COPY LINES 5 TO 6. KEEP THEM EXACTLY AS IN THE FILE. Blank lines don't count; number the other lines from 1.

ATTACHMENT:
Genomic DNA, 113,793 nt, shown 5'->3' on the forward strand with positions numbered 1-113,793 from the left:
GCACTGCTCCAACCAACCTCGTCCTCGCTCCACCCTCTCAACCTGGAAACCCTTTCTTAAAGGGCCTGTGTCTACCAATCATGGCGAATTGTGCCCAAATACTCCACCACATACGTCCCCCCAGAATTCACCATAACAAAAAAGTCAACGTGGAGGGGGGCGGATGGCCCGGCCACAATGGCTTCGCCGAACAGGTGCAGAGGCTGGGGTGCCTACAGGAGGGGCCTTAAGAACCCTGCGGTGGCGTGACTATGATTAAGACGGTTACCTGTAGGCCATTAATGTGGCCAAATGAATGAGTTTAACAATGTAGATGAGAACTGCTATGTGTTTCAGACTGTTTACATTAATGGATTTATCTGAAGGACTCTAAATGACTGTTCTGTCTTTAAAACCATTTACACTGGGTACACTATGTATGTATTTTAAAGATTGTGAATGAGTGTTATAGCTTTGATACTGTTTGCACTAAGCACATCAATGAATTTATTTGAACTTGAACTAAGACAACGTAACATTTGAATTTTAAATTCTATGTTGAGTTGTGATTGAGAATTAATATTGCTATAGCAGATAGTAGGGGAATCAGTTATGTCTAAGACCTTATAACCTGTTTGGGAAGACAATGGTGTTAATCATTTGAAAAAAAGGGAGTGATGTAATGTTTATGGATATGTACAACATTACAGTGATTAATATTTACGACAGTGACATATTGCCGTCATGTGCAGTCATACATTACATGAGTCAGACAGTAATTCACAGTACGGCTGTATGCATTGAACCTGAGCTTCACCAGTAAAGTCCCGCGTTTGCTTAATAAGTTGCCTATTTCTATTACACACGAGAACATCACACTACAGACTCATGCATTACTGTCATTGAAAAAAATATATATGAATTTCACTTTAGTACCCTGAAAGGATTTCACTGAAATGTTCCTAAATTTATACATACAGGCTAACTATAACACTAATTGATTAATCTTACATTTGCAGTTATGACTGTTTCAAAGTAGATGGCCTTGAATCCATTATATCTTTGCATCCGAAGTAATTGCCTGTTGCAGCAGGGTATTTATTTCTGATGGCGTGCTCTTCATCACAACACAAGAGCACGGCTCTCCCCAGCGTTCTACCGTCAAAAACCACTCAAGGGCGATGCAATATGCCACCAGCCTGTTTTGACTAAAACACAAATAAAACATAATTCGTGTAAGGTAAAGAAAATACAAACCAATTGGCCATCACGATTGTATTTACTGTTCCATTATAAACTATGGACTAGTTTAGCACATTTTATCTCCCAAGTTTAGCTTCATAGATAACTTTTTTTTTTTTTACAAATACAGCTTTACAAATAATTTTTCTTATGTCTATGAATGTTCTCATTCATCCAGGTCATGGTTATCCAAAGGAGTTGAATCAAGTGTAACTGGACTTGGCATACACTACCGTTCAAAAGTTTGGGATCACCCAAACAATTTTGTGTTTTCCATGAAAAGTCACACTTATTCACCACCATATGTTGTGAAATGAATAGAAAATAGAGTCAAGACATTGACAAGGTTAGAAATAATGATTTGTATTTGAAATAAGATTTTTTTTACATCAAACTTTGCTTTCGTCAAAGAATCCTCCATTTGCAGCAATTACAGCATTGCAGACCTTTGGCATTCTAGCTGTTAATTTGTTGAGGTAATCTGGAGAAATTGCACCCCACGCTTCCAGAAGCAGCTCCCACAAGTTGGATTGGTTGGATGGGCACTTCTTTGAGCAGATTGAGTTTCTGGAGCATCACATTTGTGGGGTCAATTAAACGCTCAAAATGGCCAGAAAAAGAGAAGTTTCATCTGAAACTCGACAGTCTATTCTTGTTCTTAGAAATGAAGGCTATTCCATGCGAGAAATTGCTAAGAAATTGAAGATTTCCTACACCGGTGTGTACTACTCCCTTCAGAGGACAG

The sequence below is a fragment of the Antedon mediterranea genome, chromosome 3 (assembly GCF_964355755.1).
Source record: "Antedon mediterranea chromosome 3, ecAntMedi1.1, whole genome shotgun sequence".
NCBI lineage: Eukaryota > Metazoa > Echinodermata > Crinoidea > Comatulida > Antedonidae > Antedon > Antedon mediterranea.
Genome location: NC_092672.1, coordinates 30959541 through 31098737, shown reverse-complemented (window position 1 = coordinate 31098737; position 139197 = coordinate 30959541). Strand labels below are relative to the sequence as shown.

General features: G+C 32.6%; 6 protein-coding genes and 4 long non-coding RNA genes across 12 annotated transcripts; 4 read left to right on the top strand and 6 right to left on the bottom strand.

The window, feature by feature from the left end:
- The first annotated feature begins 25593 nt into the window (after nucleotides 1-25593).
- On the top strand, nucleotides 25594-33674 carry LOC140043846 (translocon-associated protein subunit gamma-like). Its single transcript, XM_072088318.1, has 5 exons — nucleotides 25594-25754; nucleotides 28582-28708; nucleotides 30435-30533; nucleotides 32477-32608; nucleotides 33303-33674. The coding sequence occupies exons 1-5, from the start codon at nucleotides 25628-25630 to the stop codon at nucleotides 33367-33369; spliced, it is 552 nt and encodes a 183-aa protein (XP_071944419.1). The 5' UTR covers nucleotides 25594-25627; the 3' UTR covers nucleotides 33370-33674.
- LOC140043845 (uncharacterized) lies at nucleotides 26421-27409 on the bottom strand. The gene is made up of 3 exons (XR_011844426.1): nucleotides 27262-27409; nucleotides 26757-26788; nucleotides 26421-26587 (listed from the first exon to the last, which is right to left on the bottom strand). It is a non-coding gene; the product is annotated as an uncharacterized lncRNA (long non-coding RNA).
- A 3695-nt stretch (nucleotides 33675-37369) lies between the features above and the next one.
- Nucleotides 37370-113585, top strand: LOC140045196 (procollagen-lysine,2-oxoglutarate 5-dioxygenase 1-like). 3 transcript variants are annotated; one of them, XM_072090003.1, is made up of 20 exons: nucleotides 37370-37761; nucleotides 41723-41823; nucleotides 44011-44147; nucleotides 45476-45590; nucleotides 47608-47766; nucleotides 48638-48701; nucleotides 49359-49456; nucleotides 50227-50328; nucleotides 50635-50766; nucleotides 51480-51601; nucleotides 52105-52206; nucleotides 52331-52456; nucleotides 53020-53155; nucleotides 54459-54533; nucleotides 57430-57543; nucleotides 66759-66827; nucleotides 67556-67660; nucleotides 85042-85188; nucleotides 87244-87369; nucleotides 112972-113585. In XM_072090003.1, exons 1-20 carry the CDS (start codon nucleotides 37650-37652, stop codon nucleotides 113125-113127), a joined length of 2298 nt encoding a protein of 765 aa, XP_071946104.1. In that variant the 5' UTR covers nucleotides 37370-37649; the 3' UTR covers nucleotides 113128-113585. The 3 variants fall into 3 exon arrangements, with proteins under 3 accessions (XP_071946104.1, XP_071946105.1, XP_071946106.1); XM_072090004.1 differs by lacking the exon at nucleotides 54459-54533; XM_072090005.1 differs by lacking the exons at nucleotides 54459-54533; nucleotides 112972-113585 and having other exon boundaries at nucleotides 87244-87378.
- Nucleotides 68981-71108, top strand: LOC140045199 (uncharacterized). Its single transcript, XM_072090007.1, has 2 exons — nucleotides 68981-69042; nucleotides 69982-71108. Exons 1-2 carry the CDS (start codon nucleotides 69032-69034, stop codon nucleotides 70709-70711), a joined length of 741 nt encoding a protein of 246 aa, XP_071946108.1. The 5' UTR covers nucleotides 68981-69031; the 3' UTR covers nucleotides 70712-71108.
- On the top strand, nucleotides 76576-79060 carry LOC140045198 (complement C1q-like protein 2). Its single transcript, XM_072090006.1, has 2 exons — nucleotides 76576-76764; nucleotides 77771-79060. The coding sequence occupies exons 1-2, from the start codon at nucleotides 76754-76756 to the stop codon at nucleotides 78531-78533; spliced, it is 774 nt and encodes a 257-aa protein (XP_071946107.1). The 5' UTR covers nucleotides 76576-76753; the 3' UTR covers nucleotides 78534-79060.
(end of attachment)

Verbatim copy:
NCBI lineage: Eukaryota > Metazoa > Echinodermata > Crinoidea > Comatulida > Antedonidae > Antedon > Antedon mediterranea.
Genome location: NC_092672.1, coordinates 30959541 through 31098737, shown reverse-complemented (window position 1 = coordinate 31098737; position 139197 = coordinate 30959541). Strand labels below are relative to the sequence as shown.